and Health Administration (OSHA) sets limits for acceptable levels of
asbestos exposure in the workplace. People who work with asbestos wear
personal protective equipment to lower their risk of exposure.
The risk of asbestos-related disease increases with heavier exposure
to asbestos and longer exposure time. However, some individuals with
only brief exposures have developed mesothelioma. On the other hand, not
all workers who are heavily exposed develop asbestos-related diseases.
Family members and others living with asbestos workers have an
increased risk of developing mesothelioma, and possibly other
asbestos-related diseases. This risk may be the result of exposure to
asbestos dust brought home on the clothing and hair of asbestos workers.
To reduce the chance of exposing family members to asbestos fibers,
asbestos workers are usually required to shower and change their
clothing before leaving the workplace.
What are the symptoms of mesothelioma?
Symptoms of mesothelioma may not appear until 30 to 50 years after
exposure to asbestos. Shortness of breath and pain in the chest due to
an accumulation of fluid in the pleura are often symptoms of pleural
mesothelioma. Symptoms of peritoneal mesothelioma include weight loss
and abdominal pain and swelling due to a buildup of fluid in the
abdomen. Other symptoms of peritoneal mesothelioma may include bowel
obstruction, blood clotting abnormalities, anemia, and fever. If the
cancer has spread beyond the mesothelium to other parts of the body,
symptoms may include pain, trouble swallowing, or swelling of the neck
These symptoms may be caused by mesothelioma or by other, less
serious conditions. It is important to see a doctor about any of these
symptoms. Only a doctor can make a diagnosis.
How is mesothelioma diagnosed?
Diagnosing mesothelioma is often difficult, because the symptoms are
similar to those of a number of other conditions. Diagnosis begins with
a review of the patient's medical history, including any history of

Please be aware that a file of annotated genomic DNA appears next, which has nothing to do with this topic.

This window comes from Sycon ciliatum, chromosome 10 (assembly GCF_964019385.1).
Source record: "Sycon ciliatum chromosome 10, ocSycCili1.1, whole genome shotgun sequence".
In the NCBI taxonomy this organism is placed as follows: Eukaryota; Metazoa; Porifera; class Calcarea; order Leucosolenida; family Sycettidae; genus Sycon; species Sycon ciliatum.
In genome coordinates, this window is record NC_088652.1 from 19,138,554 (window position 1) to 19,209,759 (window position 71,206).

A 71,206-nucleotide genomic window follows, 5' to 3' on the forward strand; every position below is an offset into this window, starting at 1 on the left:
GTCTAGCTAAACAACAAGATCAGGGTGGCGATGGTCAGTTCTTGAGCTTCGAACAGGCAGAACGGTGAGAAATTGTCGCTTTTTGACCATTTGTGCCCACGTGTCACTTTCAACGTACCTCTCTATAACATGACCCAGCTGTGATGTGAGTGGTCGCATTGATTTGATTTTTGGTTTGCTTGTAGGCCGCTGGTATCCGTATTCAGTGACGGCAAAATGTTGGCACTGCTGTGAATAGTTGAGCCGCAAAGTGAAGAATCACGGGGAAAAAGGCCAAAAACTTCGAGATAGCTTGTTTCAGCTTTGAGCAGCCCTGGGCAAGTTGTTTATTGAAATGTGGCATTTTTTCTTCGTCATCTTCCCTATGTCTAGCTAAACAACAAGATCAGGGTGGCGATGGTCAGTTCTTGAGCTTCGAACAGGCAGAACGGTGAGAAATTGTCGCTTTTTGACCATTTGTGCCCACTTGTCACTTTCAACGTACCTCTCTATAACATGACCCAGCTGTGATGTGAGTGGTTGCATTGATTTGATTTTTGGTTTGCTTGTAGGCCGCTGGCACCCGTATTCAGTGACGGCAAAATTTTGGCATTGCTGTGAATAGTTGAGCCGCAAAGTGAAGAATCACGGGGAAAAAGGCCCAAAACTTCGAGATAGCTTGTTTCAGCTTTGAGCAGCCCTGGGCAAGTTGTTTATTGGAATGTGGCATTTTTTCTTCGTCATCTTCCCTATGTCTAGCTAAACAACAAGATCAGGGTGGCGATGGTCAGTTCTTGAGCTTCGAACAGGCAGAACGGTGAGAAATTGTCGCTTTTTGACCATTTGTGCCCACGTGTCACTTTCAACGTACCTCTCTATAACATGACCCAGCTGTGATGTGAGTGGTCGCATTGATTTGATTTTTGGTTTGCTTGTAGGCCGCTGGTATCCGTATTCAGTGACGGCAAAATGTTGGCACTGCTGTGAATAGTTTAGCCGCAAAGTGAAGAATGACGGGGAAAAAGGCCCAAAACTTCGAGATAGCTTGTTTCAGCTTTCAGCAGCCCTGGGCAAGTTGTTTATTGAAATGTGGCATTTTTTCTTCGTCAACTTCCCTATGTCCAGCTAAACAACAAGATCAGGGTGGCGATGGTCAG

asbestos exposure. A complete physical examination may be performed,
including x-rays of the chest or abdomen and lung function tests. A CT
(or CAT) scan or an MRI may also be useful. A CT scan is a series of
detailed pictures of areas inside the body created by a computer linked
to an x-ray machine. In an MRI, a powerful magnet linked to a computer
is used to make detailed pictures of areas inside the body. These
pictures are viewed on a monitor and can also be printed.
A biopsy is needed to confirm a diagnosis of mesothelioma. In a
biopsy, a surgeon or a medical oncologist (a doctor who specializes in
diagnosing and treating cancer) removes a sample of tissue for
examination under a microscope by a pathologist. A biopsy may be done in
different ways, depending on where the abnormal area is located. If the
cancer is in the chest, the doctor may perform a thoracoscopy. In this
procedure, the doctor makes a small cut through the chest wall and puts
a thin, lighted tube called a thoracoscope into the chest between two
ribs. Thoracoscopy allows the doctor to look inside the chest and obtain
tissue samples. If the cancer is in the abdomen, the doctor may perform
a peritoneoscopy. To obtain tissue for examination, the doctor makes a
small opening in the abdomen and inserts a special instrument called a
peritoneoscope into the abdominal cavity. If these procedures do not
yield enough tissue, more extensive diagnostic surgery may be necessary.
If the diagnosis is mesothelioma, the doctor will want to learn the
stage (or extent) of the disease. Staging involves more tests in a
careful attempt to find out whether the cancer has spread and, if so, to
which parts of the body. Knowing the stage of the disease helps the
doctor plan treatment.
Mesothelioma is described as localized if the cancer is found only on
the membrane surface where it originated. It is classified as advanced
if it has spread beyond the original membrane surface to other parts of
the body, such as the lymph nodes, lungs, chest wall, or abdominal
How is mesothelioma treated?
Treatment for mesothelioma depends on the location of the cancer, the
stage of the disease, and the patient's age and general health. Standard
treatment options include surgery, radiation therapy, and chemotherapy.